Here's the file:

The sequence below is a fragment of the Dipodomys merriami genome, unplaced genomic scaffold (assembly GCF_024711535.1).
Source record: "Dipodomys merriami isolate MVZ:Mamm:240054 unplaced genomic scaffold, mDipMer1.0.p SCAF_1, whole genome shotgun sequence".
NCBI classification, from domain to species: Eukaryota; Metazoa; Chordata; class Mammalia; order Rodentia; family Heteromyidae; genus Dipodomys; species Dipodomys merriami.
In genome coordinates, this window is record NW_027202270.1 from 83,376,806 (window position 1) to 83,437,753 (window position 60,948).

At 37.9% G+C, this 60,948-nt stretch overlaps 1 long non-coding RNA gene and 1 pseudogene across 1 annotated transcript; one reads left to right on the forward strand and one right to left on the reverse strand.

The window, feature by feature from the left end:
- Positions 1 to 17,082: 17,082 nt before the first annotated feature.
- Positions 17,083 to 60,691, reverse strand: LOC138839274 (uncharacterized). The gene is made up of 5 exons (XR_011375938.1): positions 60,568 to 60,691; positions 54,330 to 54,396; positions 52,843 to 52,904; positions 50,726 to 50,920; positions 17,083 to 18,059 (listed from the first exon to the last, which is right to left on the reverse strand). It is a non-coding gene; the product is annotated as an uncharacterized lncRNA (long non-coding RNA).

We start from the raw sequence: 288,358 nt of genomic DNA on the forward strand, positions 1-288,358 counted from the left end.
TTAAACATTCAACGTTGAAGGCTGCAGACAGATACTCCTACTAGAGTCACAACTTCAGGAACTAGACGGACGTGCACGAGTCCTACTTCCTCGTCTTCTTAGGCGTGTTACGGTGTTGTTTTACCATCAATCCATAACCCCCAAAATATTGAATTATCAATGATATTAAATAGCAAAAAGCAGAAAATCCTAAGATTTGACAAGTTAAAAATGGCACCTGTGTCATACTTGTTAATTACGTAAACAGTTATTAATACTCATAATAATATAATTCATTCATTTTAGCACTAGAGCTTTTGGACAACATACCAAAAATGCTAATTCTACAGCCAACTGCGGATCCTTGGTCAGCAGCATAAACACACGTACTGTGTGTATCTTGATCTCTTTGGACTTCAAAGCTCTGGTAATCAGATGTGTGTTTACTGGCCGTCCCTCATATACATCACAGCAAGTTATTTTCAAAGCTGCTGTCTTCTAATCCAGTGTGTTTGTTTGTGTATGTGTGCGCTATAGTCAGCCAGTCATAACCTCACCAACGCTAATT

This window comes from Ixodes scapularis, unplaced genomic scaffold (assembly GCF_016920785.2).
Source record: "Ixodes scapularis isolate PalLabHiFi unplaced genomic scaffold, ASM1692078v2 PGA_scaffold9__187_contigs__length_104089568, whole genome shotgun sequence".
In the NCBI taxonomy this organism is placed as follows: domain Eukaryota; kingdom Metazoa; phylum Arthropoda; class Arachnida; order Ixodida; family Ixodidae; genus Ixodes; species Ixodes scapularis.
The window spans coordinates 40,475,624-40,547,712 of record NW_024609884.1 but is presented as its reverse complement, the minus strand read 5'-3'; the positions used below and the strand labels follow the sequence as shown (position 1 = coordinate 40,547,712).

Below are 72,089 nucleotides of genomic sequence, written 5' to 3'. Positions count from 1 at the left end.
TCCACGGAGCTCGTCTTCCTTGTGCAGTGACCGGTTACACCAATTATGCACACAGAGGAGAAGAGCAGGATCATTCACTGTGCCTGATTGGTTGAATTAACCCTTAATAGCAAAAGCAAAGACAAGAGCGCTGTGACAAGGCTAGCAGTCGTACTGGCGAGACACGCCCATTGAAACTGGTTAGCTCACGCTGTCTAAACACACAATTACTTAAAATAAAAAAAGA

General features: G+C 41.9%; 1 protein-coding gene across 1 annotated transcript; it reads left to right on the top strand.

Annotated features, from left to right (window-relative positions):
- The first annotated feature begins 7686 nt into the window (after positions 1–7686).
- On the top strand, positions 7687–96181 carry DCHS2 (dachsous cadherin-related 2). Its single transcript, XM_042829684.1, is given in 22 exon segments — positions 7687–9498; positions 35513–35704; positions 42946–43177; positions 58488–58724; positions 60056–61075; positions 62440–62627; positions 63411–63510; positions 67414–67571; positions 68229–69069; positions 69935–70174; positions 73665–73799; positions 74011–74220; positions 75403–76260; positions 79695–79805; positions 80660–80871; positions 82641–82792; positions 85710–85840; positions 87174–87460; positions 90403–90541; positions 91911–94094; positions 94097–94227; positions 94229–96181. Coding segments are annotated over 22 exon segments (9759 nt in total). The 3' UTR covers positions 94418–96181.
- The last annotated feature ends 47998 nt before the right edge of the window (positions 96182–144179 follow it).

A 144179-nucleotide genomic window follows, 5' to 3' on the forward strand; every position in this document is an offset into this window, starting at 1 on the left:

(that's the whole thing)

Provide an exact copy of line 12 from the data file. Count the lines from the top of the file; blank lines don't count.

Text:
Source record: "Ixodes scapularis isolate PalLabHiFi unplaced genomic scaffold, ASM1692078v2 PGA_scaffold9__187_contigs__length_104089568, whole genome shotgun sequence".